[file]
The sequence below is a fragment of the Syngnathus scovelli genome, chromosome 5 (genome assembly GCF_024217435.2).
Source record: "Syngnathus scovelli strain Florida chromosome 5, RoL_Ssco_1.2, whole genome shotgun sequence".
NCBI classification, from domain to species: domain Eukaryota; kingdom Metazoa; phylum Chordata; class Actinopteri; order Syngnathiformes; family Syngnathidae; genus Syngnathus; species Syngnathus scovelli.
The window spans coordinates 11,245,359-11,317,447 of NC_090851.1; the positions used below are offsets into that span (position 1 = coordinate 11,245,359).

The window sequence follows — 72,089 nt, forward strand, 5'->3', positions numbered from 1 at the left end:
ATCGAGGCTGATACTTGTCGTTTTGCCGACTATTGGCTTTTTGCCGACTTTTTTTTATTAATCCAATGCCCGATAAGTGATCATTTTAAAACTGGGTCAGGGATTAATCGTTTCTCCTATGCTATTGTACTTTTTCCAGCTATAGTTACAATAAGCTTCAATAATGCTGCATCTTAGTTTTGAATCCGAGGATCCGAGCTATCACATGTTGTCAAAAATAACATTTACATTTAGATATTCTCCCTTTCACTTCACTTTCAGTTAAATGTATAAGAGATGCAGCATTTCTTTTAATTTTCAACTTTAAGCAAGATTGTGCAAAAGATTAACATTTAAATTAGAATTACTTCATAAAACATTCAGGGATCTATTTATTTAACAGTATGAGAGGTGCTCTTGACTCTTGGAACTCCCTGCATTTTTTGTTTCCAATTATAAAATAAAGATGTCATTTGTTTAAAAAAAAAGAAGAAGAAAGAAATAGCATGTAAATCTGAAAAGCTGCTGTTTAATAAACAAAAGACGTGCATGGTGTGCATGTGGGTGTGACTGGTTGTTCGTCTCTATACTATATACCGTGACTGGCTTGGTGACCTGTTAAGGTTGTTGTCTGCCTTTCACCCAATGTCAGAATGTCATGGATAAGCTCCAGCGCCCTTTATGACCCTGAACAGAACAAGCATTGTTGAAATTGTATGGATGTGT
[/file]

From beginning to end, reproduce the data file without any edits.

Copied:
The sequence below is a fragment of the Syngnathus scovelli genome, chromosome 5 (genome assembly GCF_024217435.2).
Source record: "Syngnathus scovelli strain Florida chromosome 5, RoL_Ssco_1.2, whole genome shotgun sequence".
NCBI classification, from domain to species: domain Eukaryota; kingdom Metazoa; phylum Chordata; class Actinopteri; order Syngnathiformes; family Syngnathidae; genus Syngnathus; species Syngnathus scovelli.
The window spans coordinates 11,245,359-11,317,447 of NC_090851.1; the positions used below are offsets into that span (position 1 = coordinate 11,245,359).

The window sequence follows — 72,089 nt, forward strand, 5'->3', positions numbered from 1 at the left end:
ATCGAGGCTGATACTTGTCGTTTTGCCGACTATTGGCTTTTTGCCGACTTTTTTTTATTAATCCAATGCCCGATAAGTGATCATTTTAAAACTGGGTCAGGGATTAATCGTTTCTCCTATGCTATTGTACTTTTTCCAGCTATAGTTACAATAAGCTTCAATAATGCTGCATCTTAGTTTTGAATCCGAGGATCCGAGCTATCACATGTTGTCAAAAATAACATTTACATTTAGATATTCTCCCTTTCACTTCACTTTCAGTTAAATGTATAAGAGATGCAGCATTTCTTTTAATTTTCAACTTTAAGCAAGATTGTGCAAAAGATTAACATTTAAATTAGAATTACTTCATAAAACATTCAGGGATCTATTTATTTAACAGTATGAGAGGTGCTCTTGACTCTTGGAACTCCCTGCATTTTTTGTTTCCAATTATAAAATAAAGATGTCATTTGTTTAAAAAAAAAGAAGAAGAAAGAAATAGCATGTAAATCTGAAAAGCTGCTGTTTAATAAACAAAAGACGTGCATGGTGTGCATGTGGGTGTGACTGGTTGTTCGTCTCTATACTATATACCGTGACTGGCTTGGTGACCTGTTAAGGTTGTTGTCTGCCTTTCACCCAATGTCAGAATGTCATGGATAAGCTCCAGCGCCCTTTATGACCCTGAACAGAACAAGCATTGTTGAAATTGTATGGATGTGT